Detroit march honors Juneteenth with prayer, song, calls to vote

Karen Bouffard
The Detroit News

Protests continued for a 26th day in Detroit on Saturday, with a peaceful Juneteenth march from the Fox Theater to Hart Plaza. 

The Juneteenth weekend has held special significance nationwide, following weeks of sometimes violent demonstrations over the death of George Floyd, a 46-year-old Black man killed May 25 at the hands of Minneapolis police. The unofficial holiday celebrates the emancipation of enslaved African Americans, who were freed in Texas on June 19, 1865.  

Marchers kneel for eight minutes, 46 seconds in tribute to George Floyd at the Power to the People marker along Woodward Avenue on Saturday, June 20, 2020 during the Juneteenth holiday weekend.

The procession stretched for blocks down Woodward Avenue toward Detroit's riverfront, with many of the marchers bearing signs saying "Black Lives Matter," "Stop Police Brutality," "We Will Breathe," or other messages. The Detroit Police Department couldn't immediately estimate the size of the march.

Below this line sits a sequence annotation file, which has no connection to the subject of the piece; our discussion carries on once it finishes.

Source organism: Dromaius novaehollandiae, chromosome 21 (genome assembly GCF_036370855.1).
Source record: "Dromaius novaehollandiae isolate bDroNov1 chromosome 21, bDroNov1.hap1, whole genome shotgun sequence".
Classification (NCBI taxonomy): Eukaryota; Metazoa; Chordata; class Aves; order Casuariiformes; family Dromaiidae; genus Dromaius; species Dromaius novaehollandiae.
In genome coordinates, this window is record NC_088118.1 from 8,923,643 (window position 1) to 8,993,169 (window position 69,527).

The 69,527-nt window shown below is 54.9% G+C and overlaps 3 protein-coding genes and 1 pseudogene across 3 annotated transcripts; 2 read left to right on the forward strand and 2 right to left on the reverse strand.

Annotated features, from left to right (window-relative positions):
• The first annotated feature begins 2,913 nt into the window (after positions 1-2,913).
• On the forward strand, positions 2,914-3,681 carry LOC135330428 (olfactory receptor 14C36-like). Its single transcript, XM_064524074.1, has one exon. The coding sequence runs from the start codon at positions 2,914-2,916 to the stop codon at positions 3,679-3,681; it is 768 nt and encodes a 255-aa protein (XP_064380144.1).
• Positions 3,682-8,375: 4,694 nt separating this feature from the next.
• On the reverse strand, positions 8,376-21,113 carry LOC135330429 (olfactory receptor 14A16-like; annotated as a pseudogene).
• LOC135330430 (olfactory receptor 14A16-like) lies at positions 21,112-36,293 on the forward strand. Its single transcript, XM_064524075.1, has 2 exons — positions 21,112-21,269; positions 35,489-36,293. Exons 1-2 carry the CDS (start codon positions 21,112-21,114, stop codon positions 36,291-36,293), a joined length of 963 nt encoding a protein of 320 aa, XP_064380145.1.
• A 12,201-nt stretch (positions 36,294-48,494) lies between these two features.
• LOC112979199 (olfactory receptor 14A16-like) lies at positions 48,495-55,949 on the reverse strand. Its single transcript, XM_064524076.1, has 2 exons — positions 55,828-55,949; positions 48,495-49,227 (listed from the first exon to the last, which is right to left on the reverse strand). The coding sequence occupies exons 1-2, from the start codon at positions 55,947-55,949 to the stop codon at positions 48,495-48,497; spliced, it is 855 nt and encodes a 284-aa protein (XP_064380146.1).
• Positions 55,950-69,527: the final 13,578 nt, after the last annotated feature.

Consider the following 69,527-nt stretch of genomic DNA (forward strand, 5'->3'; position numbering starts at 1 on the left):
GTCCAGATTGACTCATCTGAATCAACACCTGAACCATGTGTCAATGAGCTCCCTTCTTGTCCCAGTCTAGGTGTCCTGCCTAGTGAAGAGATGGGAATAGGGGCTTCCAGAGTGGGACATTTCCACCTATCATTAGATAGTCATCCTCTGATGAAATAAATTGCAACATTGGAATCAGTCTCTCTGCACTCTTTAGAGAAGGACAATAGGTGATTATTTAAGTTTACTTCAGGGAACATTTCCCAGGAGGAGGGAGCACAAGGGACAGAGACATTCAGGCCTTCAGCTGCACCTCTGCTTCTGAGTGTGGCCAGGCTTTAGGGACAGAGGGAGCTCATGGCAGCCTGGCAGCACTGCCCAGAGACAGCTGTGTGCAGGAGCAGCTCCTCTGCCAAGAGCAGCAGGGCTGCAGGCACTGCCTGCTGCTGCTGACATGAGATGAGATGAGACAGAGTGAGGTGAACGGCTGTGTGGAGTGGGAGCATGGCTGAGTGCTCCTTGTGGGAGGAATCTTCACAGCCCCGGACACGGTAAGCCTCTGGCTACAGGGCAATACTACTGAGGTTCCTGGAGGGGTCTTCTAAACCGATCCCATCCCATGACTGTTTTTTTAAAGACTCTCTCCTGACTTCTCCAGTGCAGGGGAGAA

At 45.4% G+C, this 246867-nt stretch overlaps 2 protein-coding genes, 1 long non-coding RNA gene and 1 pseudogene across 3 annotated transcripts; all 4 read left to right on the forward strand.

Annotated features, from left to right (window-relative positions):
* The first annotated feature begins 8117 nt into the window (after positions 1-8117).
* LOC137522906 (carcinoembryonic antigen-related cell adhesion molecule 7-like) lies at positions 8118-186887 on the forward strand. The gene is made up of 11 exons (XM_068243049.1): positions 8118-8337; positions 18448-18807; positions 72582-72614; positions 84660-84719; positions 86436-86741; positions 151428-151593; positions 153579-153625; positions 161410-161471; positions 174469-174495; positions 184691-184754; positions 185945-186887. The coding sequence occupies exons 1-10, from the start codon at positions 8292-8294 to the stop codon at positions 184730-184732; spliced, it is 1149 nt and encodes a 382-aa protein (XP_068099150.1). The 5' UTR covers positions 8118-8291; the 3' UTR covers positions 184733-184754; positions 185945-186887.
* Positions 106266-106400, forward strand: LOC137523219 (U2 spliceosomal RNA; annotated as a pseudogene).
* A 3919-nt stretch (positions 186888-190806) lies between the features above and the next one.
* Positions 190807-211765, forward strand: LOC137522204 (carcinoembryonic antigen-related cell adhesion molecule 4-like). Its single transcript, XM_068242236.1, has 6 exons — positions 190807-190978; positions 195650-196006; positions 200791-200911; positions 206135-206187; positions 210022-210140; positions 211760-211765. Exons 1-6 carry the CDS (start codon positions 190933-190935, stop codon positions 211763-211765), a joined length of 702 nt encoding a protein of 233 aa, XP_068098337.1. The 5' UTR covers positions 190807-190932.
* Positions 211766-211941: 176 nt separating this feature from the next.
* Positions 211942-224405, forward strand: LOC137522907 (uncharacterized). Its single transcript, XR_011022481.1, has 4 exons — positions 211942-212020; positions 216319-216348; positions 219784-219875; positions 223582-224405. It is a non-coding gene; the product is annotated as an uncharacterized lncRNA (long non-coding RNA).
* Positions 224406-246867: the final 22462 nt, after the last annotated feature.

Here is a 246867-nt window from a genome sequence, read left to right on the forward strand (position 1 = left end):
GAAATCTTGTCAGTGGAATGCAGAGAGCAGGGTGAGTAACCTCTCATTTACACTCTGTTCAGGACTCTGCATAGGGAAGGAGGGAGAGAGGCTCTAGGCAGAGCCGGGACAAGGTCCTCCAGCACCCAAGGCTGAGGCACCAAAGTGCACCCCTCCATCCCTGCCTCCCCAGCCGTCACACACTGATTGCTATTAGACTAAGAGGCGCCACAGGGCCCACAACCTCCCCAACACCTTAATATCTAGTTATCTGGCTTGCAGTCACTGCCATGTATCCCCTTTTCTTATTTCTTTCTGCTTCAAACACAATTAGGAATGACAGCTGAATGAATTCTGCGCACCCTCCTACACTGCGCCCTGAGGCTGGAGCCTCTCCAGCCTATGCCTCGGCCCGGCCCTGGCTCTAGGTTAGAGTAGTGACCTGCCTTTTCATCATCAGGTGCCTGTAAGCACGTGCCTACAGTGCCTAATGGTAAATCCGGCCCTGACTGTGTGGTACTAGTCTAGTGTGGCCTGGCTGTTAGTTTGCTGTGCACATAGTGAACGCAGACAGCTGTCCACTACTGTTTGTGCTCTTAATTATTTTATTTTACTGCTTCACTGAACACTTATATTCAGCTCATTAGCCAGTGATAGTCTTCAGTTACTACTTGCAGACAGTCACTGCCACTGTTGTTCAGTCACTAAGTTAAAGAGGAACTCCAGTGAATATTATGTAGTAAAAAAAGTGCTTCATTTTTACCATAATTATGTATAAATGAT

"I think it's important to show unity and to stand up (against) the injustice," said Rita Cargile, 32, of Detroit, who marched with a friend. 

Cargile said she believes the marches are part of a nationwide movement against injustice and inequality will result in positive change.

"The young people are energized," she said, surveying the diverse crowd that included people of all ages, many with children in tow. 

"It's not just black folks — it's white, brown, all kinds of people." 

At Hart Plaza, Wayne State University medical students handed out water and snacks, and stood ready to assist if marchers succumbed to the near-90-degree heat. All but a few marchers wore face masks to prevent the spread of the novel coronavirus.

"Some of us have exams coming up, but we wanted to make sure our community knows we're here for them," said Candace Acuff, a second-year medical student at WSU.

Voter registration booths were set up by the NAACP and the Detroit City Clerk's Office.

Gloria Mills staffed the NAACP voter registration booth along with Marcia Hannah, her sorority sister in the Detroit Alumnae chapter of Delta Sigma Theta, an organization of predominantly Black college-educated women. 

"We're looking for a good (voter) turnout because of all of the things that are going on right now," Mills said.